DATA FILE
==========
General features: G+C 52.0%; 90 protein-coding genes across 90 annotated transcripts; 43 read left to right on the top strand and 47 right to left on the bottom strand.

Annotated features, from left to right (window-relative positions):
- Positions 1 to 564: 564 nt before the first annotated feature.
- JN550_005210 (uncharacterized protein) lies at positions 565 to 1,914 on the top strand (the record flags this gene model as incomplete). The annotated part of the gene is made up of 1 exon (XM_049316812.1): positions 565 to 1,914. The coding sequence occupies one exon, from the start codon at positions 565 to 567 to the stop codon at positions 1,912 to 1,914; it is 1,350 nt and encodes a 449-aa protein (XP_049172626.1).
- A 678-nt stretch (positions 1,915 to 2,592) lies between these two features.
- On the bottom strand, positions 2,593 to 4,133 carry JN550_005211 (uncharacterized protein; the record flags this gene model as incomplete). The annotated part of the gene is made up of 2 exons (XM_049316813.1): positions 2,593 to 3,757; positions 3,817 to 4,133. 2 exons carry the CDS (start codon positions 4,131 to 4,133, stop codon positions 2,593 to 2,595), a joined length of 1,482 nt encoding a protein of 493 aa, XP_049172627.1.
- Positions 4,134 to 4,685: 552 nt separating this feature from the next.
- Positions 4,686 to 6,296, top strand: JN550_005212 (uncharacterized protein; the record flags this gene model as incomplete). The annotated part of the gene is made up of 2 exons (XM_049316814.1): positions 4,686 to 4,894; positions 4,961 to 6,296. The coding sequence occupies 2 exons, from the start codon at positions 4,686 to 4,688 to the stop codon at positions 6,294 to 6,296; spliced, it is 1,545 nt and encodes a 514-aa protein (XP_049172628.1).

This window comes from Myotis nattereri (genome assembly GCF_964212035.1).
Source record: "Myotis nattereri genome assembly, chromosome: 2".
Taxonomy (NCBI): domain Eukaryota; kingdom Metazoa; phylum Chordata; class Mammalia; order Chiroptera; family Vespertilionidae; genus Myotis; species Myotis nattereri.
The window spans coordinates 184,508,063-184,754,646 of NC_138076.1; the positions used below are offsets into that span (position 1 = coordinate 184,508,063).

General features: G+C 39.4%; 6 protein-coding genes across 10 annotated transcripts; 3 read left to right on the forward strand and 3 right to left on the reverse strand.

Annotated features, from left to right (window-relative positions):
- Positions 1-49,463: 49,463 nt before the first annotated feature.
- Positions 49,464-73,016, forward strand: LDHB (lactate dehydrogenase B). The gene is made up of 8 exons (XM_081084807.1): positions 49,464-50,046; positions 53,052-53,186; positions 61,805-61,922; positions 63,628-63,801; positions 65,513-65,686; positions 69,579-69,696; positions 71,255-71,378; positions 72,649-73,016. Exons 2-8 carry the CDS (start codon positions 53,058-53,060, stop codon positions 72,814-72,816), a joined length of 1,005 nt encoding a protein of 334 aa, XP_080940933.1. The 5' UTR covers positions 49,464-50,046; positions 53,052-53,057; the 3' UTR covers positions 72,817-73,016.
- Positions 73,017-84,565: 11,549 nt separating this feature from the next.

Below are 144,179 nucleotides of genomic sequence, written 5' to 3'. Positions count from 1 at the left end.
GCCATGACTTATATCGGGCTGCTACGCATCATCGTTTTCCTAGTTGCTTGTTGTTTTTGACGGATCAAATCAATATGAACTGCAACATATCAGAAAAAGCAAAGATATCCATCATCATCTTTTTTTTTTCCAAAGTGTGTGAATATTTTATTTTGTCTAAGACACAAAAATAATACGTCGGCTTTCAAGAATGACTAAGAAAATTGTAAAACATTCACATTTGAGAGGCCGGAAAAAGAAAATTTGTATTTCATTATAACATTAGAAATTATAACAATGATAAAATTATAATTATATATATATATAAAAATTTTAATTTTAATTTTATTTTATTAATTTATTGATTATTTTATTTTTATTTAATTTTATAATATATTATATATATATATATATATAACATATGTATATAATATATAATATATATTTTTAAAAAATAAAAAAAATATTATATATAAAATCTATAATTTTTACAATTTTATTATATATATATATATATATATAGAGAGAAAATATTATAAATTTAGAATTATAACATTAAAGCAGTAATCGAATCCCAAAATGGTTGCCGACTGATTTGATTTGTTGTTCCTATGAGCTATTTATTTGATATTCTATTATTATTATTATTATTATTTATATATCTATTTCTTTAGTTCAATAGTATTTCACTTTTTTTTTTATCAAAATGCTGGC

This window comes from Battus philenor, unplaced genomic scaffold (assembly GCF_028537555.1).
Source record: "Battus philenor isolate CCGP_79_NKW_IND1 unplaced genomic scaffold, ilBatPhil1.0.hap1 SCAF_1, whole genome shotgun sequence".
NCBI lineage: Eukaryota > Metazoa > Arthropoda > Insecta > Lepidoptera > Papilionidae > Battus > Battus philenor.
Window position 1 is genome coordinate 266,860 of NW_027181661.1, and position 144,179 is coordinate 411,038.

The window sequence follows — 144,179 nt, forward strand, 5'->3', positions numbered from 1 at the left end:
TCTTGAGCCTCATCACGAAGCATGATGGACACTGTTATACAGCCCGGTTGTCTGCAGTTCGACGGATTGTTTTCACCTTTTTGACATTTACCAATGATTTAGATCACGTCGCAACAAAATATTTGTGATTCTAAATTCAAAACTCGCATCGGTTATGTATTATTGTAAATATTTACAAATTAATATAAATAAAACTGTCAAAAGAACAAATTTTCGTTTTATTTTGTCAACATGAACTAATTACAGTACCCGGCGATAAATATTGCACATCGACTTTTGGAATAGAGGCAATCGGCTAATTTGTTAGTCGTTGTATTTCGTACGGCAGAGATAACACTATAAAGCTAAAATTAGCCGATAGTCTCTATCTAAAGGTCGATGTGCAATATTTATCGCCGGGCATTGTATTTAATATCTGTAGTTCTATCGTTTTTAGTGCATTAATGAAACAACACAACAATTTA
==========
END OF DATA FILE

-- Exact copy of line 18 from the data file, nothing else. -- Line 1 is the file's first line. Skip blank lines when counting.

Below are 144,179 nucleotides of genomic sequence, written 5' to 3'. Positions count from 1 at the left end.